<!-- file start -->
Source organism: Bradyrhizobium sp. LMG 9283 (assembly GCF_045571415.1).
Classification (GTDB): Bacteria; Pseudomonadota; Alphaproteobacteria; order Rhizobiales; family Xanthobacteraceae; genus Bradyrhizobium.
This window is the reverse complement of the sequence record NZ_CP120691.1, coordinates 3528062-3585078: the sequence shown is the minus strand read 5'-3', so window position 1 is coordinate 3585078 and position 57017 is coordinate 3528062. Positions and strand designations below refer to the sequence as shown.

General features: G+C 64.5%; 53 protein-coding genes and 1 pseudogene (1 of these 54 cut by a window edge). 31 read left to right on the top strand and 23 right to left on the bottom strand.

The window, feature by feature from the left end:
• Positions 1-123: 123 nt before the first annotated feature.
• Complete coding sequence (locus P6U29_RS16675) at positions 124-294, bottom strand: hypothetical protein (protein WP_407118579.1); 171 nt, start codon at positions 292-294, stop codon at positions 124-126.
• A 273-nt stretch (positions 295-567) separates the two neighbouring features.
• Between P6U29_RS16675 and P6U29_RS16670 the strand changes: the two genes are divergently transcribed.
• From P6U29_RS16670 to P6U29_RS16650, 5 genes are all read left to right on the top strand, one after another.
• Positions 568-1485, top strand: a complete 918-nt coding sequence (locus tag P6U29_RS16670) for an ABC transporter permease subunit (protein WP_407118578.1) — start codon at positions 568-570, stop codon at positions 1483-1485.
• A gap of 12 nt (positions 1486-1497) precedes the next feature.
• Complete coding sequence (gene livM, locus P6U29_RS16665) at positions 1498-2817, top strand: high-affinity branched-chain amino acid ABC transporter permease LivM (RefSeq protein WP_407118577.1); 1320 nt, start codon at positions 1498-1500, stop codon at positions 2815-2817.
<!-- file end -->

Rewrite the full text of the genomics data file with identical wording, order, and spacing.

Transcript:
Source organism: Bradyrhizobium sp. LMG 9283 (assembly GCF_045571415.1).
Classification (GTDB): Bacteria; Pseudomonadota; Alphaproteobacteria; order Rhizobiales; family Xanthobacteraceae; genus Bradyrhizobium.
This window is the reverse complement of the sequence record NZ_CP120691.1, coordinates 3528062-3585078: the sequence shown is the minus strand read 5'-3', so window position 1 is coordinate 3585078 and position 57017 is coordinate 3528062. Positions and strand designations below refer to the sequence as shown.

General features: G+C 64.5%; 53 protein-coding genes and 1 pseudogene (1 of these 54 cut by a window edge). 31 read left to right on the top strand and 23 right to left on the bottom strand.

The window, feature by feature from the left end:
• Positions 1-123: 123 nt before the first annotated feature.
• Complete coding sequence (locus P6U29_RS16675) at positions 124-294, bottom strand: hypothetical protein (protein WP_407118579.1); 171 nt, start codon at positions 292-294, stop codon at positions 124-126.
• A 273-nt stretch (positions 295-567) separates the two neighbouring features.
• Between P6U29_RS16675 and P6U29_RS16670 the strand changes: the two genes are divergently transcribed.
• From P6U29_RS16670 to P6U29_RS16650, 5 genes are all read left to right on the top strand, one after another.
• Positions 568-1485, top strand: a complete 918-nt coding sequence (locus tag P6U29_RS16670) for an ABC transporter permease subunit (protein WP_407118578.1) — start codon at positions 568-570, stop codon at positions 1483-1485.
• A gap of 12 nt (positions 1486-1497) precedes the next feature.
• Complete coding sequence (gene livM, locus P6U29_RS16665) at positions 1498-2817, top strand: high-affinity branched-chain amino acid ABC transporter permease LivM (RefSeq protein WP_407118577.1); 1320 nt, start codon at positions 1498-1500, stop codon at positions 2815-2817.